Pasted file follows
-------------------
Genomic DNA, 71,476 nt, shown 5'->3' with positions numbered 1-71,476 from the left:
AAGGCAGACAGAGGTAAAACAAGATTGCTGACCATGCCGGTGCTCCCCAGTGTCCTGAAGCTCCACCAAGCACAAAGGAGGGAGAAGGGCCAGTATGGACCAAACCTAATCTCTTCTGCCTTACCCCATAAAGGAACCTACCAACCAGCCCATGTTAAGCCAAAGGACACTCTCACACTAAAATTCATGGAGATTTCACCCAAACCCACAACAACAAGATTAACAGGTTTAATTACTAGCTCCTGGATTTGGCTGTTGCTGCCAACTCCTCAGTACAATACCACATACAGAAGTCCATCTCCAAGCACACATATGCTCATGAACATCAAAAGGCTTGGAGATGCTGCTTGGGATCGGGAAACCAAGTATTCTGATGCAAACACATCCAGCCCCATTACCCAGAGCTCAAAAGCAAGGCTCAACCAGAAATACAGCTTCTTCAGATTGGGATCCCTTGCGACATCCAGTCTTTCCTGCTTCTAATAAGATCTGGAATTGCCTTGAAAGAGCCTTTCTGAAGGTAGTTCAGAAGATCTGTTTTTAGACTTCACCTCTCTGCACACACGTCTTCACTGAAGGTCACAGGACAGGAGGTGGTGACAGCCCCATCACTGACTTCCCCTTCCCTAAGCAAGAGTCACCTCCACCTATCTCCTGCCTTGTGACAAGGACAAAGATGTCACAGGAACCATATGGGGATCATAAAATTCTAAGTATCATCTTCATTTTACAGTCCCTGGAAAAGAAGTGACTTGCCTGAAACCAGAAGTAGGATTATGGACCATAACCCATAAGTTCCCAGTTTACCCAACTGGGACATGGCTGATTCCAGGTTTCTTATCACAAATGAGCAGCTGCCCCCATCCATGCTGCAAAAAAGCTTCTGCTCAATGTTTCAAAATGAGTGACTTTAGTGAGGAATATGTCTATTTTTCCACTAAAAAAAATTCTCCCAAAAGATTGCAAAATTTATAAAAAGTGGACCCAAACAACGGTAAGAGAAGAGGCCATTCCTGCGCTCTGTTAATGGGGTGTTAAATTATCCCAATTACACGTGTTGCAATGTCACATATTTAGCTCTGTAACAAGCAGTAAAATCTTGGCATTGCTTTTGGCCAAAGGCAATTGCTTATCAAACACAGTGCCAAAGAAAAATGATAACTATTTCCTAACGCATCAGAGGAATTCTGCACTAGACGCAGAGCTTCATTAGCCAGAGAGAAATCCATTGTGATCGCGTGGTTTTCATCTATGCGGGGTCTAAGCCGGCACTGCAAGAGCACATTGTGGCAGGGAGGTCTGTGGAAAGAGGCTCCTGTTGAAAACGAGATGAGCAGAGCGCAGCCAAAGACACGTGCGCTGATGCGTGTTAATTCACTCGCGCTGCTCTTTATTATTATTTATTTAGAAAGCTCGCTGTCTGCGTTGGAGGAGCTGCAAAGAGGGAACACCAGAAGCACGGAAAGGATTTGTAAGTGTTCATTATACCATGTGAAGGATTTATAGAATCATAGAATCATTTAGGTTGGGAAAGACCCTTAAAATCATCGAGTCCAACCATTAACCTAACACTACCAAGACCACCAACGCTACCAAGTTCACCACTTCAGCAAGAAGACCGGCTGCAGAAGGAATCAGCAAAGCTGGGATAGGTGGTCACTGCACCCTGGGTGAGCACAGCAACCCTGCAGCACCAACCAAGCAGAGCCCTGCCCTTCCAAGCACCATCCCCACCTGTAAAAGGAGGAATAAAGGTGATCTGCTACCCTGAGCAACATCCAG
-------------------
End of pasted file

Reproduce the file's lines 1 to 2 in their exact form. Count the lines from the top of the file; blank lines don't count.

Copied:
Genomic DNA, 71,476 nt, shown 5'->3' with positions numbered 1-71,476 from the left:
AAGGCAGACAGAGGTAAAACAAGATTGCTGACCATGCCGGTGCTCCCCAGTGTCCTGAAGCTCCACCAAGCACAAAGGAGGGAGAAGGGCCAGTATGGACCAAACCTAATCTCTTCTGCCTTACCCCATAAAGGAACCTACCAACCAGCCCATGTTAAGCCAAAGGACACTCTCACACTAAAATTCATGGAGATTTCACCCAAACCCACAACAACAAGATTAACAGGTTTAATTACTAGCTCCTGGATTTGGCTGTTGCTGCCAACTCCTCAGTACAATACCACATACAGAAGTCCATCTCCAAGCACACATATGCTCATGAACATCAAAAGGCTTGGAGATGCTGCTTGGGATCGGGAAACCAAGTATTCTGATGCAAACACATCCAGCCCCATTACCCAGAGCTCAAAAGCAAGGCTCAACCAGAAATACAGCTTCTTCAGATTGGGATCCCTTGCGACATCCAGTCTTTCCTGCTTCTAATAAGATCTGGAATTGCCTTGAAAGAGCCTTTCTGAAGGTAGTTCAGAAGATCTGTTTTTAGACTTCACCTCTCTGCACACACGTCTTCACTGAAGGTCACAGGACAGGAGGTGGTGACAGCCCCATCACTGACTTCCCCTTCCCTAAGCAAGAGTCACCTCCACCTATCTCCTGCCTTGTGACAAGGACAAAGATGTCACAGGAACCATATGGGGATCATAAAATTCTAAGTATCATCTTCATTTTACAGTCCCTGGAAAAGAAGTGACTTGCCTGAAACCAGAAGTAGGATTATGGACCATAACCCATAAGTTCCCAGTTTACCCAACTGGGACATGGCTGATTCCAGGTTTCTTATCACAAATGAGCAGCTGCCCCCATCCATGCTGCAAAAAAGCTTCTGCTCAATGTTTCAAAATGAGTGACTTTAGTGAGGAATATGTCTATTTTTCCACTAAAAAAAATTCTCCCAAAAGATTGCAAAATTTATAAAAAGTGGACCCAAACAACGGTAAGAGAAGAGGCCATTCCTGCGCTCTGTTAATGGGGTGTTAAATTATCCCAATTACACGTGTTGCAATGTCACATATTTAGCTCTGTAACAAGCAGTAAAATCTTGGCATTGCTTTTGGCCAAAGGCAATTGCTTATCAAACACAGTGCCAAAGAAAAATGATAACTATTTCCTAACGCATCAGAGGAATTCTGCACTAGACGCAGAGCTTCATTAGCCAGAGAGAAATCCATTGTGATCGCGTGGTTTTCATCTATGCGGGGTCTAAGCCGGCACTGCAAGAGCACATTGTGGCAGGGAGGTCTGTGGAAAGAGGCTCCTGTTGAAAACGAGATGAGCAGAGCGCAGCCAAAGACACGTGCGCTGATGCGTGTTAATTCACTCGCGCTGCTCTTTATTATTATTTATTTAGAAAGCTCGCTGTCTGCGTTGGAGGAGCTGCAAAGAGGGAACACCAGAAGCACGGAAAGGATTTGTAAGTGTTCATTATACCATGTGAAGGATTTATAGAATCATAGAATCATTTAGGTTGGGAAAGACCCTTAAAATCATCGAGTCCAACCATTAACCTAACACTACCAAGACCACCAACGCTACCAAGTTCACCACTTCAGCAAGAAGACCGGCTGCAGAAGGAATCAGCAAAGCTGGGATAGGTGGTCACTGCACCCTGGGTGAGCACAGCAACCCTGCAGCACCAACCAAGCAGAGCCCTGCCCTTCCAAGCACCATCCCCACCTGTAAAAGGAGGAATAAAGGTGATCTGCTACCCTGAGCAACATCCAG